Wherever I travel to write my books, preferably somewhere with the song of cicadas to keep me company, I need to swim for hours every day. The moody Mediterranean with its weeds and winds, or the serene Aegean, which hides its fierce sea urchins from the soles of my feet, are my salty, beloved inspiration. Perhaps even my muses.
The glittering Adriatic in Trieste is somehow a heavy-hearted sea, while the Atlantic is exhilarating, but too cold to have a good stretch, though I have surfed the waves with its bright-eyed penguins. I have swum with jellyfish on all the beaches of the Cabo de Gata-Níjar, a nature reserve in the province of Almería in southern Spain. In April, I have marvelled at how this lunar landscape morphs into something gentler when the spring flowers burst through the sun-parched earth.
Swimming flows into my writing, opens my mind, makes everything possible. A slice of watermelon, a handful of almonds and a small cup of aromatic coffee is the perfect dawn breakfast before diving into any ocean.
I have travelled solo to write for many years now. In my 20s, I always carried my portable typewriter with me, an Olivetti Lettera 82. For some reason, butterflies and dragonflies were attracted to its turquoise case. There were many summers I lugged it up steep mountain paths to stay at various pensiones in the hills above Palma, Mallorca. In the afternoons I slept under graceful, fragrant pine trees and, when the sun was less fierce, collected apricots and lemons from the orchards. The American writer Gertrude Stein once invited the poet Robert Graves to consider making Mallorca his home. She told him, ‘It’s paradise – if you can stand it.’
I now travel with a MacBook Air, which seems to attract bees rather than butterflies. It was on this less romantic machine, while staying in the Côte d’Azur, that I wrote my novel Swimming Home. One morning as I was moving towards the horizon in the strange chalky-blue water of the Bay of Angels, I turned around to glimpse, in the distance, the pink dome of the Hotel Negresco. It seemed to me that it was covered in snow, despite the sun beating on my shoulders. It was such a strange moment, but then I realised the carpet of snow on all the roofs in the city was in fact a multitude of plump, white seagulls, resting on the terracotta tiles.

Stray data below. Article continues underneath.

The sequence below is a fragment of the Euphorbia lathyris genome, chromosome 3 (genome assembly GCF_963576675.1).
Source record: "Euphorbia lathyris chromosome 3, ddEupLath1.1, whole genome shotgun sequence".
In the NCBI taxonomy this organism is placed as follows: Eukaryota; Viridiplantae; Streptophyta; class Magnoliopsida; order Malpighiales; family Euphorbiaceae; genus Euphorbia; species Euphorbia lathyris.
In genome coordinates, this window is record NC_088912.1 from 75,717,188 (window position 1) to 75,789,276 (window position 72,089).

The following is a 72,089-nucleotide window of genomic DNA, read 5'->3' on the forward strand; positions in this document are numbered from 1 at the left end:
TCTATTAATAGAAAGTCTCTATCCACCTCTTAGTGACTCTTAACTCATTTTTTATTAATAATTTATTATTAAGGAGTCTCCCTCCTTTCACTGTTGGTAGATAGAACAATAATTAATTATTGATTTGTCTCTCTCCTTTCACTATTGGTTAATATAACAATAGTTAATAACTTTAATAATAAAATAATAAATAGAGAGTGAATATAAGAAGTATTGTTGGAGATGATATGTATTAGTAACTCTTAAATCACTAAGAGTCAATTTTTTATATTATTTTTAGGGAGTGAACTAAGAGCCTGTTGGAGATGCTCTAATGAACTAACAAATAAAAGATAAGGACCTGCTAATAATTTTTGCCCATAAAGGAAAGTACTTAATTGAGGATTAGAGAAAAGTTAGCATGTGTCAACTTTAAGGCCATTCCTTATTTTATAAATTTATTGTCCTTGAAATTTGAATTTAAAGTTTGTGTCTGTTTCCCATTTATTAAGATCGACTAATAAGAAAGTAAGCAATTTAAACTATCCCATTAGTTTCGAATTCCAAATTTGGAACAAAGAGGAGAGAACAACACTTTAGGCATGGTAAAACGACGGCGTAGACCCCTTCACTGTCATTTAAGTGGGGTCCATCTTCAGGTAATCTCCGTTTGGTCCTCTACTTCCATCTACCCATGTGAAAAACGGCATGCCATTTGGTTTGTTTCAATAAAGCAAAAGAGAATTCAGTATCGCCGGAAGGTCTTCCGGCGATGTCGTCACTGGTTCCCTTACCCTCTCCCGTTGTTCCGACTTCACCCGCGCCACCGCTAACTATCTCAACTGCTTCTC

‘It’s snowing seagulls’ found its way into that book, as did a fatal seduction scene that I imagined while coming back to shore. I decided it should take place in the Hotel Negresco, and that a pianist, hard on his luck, would be playing ‘Eleanor Rigby’ in the bar.
There is nothing I truly dislike about travelling. At the moment, in this year of pandemic, I even miss the queasy night before an early-morning departure. The excitement of packing sandals, summer dresses and citronella coils when rain is falling from the grey skies of Britain is always intense. I have even accepted that my indoor plants will never look the same again when I eventually return home to unpack my swimming costumes.
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